Image retrieved from: http://www.keepcalm-o-matic.co.uk/p/keep-calm-and-use-apa-style-12/ 

ANYWHERE? ANYTIME?

The rapid development of technologies has made online learning environment a huge platform for millions of students who want to upgrade their knowledge and skills ‘not going out of their bedroom’. Proponents of e-learning claim that it is more student-centered, accessible and convenient. It promotes independence and autonomy in learning, objectivity and clear assessment system.

Writing about web-based ESL classroom, Son (2007) professes the view that the right usage of the World Wide Web embellishes language teaching and learning. This research results demonstrated the positive attitudes of learners towards the online learning environment. All the 12 adult ESL students who participated in the research were given pre-created web activities and task-based activities which proved to be perceived as quite an enjoyable, helpful and convenient way of learning a language. Moreover, the study suggests the areas for further research and a strong necessity to develop more online ESL resources for students and teachers.

Pozzi et al. (2007) propose the study which looks into computer-supported collaborative learning environments (CSCL) and the effective techniques of tracking the interaction between teachers and learners. Participative, interactive, social, cognitive and teaching dimensions are analyzed via the corresponding indicators. Thus, the authors underline the importance of the collaboration in teaching and learning on a deeper level than mechanical checking and the necessity to further develop the instruments which help to evaluate success in learning in a more complex way.

With all its merits, online-learning has a few meaningful drawbacks, one of which is that it is not applicable to some ‘hands-on’ fields like medicine or handcrafting. Also, students in e-learning are too bound to technology, need to be computer-literate and have an Internet provider. Finally, online learning is more appropriate for adults rather than for kids whose autonomy and responsibility is not yet well-developed.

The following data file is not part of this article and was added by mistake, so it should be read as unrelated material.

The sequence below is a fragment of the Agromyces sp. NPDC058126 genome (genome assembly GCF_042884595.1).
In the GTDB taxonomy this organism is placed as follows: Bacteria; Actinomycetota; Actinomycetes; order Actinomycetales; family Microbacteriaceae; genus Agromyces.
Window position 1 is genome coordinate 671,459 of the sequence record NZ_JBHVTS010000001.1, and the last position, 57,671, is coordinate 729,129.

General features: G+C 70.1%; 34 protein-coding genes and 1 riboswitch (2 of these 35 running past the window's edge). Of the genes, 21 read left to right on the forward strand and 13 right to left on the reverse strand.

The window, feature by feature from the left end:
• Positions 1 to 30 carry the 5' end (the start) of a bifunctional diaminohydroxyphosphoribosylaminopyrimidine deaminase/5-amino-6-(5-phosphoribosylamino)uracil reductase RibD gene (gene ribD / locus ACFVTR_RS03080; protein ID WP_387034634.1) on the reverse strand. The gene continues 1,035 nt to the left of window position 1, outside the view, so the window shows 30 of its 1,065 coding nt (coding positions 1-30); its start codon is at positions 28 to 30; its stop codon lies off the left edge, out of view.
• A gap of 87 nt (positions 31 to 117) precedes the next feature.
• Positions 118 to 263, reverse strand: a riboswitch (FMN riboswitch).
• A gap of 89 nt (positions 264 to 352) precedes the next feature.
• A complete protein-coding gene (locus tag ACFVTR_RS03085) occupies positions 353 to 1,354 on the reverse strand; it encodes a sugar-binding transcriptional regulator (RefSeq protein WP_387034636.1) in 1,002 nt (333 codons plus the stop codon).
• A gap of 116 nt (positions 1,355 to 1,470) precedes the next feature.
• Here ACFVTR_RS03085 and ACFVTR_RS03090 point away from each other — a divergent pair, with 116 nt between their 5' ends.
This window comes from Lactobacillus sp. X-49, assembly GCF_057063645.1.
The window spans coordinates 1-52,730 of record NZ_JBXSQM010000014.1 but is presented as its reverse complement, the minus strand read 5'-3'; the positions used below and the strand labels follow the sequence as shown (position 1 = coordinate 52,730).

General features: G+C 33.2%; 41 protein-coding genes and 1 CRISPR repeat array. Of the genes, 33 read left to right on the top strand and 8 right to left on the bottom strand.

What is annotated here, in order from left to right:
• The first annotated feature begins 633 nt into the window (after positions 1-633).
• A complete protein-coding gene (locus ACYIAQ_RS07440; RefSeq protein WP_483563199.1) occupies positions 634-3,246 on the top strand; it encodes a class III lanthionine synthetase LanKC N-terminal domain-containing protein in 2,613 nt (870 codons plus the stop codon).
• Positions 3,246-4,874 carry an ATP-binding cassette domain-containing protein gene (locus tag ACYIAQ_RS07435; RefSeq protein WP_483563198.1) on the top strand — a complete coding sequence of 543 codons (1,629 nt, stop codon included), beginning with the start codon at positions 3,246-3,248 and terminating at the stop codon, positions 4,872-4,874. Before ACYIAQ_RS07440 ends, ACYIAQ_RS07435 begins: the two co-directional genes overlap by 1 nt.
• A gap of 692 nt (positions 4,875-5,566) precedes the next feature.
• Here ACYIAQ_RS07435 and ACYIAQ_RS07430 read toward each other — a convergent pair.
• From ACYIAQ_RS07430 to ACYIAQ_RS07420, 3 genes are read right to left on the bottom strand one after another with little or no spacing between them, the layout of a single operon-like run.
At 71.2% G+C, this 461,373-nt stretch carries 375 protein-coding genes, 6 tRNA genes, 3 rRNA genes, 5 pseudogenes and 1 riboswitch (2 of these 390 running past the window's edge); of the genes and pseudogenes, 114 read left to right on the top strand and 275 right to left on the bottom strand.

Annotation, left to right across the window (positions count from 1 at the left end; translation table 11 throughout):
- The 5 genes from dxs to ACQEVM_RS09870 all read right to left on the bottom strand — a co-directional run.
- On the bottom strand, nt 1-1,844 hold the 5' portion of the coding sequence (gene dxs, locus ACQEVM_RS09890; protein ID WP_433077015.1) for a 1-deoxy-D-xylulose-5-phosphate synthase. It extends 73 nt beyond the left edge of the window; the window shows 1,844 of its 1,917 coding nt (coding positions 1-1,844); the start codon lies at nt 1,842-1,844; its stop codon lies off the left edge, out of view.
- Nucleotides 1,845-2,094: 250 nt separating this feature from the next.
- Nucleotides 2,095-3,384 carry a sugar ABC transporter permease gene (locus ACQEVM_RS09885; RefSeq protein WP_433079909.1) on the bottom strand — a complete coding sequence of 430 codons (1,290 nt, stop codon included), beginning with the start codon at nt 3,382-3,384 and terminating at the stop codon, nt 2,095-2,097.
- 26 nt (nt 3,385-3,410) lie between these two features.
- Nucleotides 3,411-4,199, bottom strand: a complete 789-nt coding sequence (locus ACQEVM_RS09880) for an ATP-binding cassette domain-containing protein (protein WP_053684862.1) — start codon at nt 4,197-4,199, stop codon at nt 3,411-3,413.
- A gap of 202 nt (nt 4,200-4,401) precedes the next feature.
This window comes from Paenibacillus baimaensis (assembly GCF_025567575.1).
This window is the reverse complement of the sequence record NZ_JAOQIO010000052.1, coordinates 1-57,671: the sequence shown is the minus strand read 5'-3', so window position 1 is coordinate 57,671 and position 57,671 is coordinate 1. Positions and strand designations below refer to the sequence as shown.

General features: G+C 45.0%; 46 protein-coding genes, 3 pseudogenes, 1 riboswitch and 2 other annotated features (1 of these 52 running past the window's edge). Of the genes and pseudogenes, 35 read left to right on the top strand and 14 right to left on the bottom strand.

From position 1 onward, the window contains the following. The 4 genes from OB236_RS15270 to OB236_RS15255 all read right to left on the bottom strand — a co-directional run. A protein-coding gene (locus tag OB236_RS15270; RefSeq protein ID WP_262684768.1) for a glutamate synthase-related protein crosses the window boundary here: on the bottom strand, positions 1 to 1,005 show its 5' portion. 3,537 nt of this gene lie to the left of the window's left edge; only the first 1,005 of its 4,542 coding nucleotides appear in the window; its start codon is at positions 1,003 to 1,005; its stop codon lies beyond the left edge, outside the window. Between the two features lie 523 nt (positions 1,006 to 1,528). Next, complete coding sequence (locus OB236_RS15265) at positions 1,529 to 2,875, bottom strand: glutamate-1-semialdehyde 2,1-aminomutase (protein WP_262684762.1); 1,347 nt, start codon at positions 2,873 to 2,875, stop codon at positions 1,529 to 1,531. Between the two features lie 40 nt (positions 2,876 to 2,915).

Being a distant Master student, I clearly see all the above-mentioned strengths and weaknesses in online-learning. What would you add from your personal experience?

Reference:

Pozzi, F., Manca, S., Persico, D., & Sarti, L. (2007). A general framework for tracking and analysing learning processes in computer‐supported collaborative learning environments. Innovations in Education and Teaching International,44(2), 169-179. Retrieved from Taylor & Francis http://ezproxy.library.nu.edu.kz:2054/doi/full/10.1080/14703290701240929#abstract on 8, September, 2015

Son, J. B. (2007). Learner experiences in web-based language learning.Computer Assisted Language Learning20(1), 21-36. Retrieved from Taylor & Francis http://ezproxy.library.nu.edu.kz:2054/doi/full/10.1080/09588220601118495#abstract on 8, September, 2015

Better Together?

Team-teaching is widely used in Nazarbayev Intellectual Schools as a way to provide students with the English language immersion and introduce innovative active learning techniques. Having two teachers (a local and an international one) in the classroom holds the potential to combine the talents and skills of both teachers, thus maximizing their ability to effectively teach students. However, the culture difference, the necessity to accommodate the methods and the language barrier of the two representatives of Kazakhstan and the international arena may cause a number of reasons for misunderstanding and malpractices.
After a long period of limited amount of access to contemporary pedagogy and implementation of old-fashioned methods of teaching, the project of Nazarbayev Intellectual Schools (NIS) was introduced in Kazakhstan as an intervention and a model to improve the educational situation in the country. One of the ways to address the above-mentioned issues happened to be the recruitment of international educators to assist local teachers and develop them professionally. Currently, in all NIS schools the method of team-teaching is applied, especially in high school, as one of the main goals of NIS is to prepare the potential students of Nazarbayev University, where English is the language of instruction. A lot is expected from this international input and not much time is given to catch it up, so I hear complaints and frustrations from both sides in my everyday practice.

In my thesis ‘Native and non-native English teachers’ perceptions and views
on a team-teaching approach in EFL classes at Nazarbayev Intellectual School in Uralsk’ I will try to respond to these concerns by investigating the perceptions and views on team-teaching of native and non-native English-speaking teachers in the school I work. I see that international and local teachers’ perceptions and vews on team-teching are quite different. And what do you observe in your practice?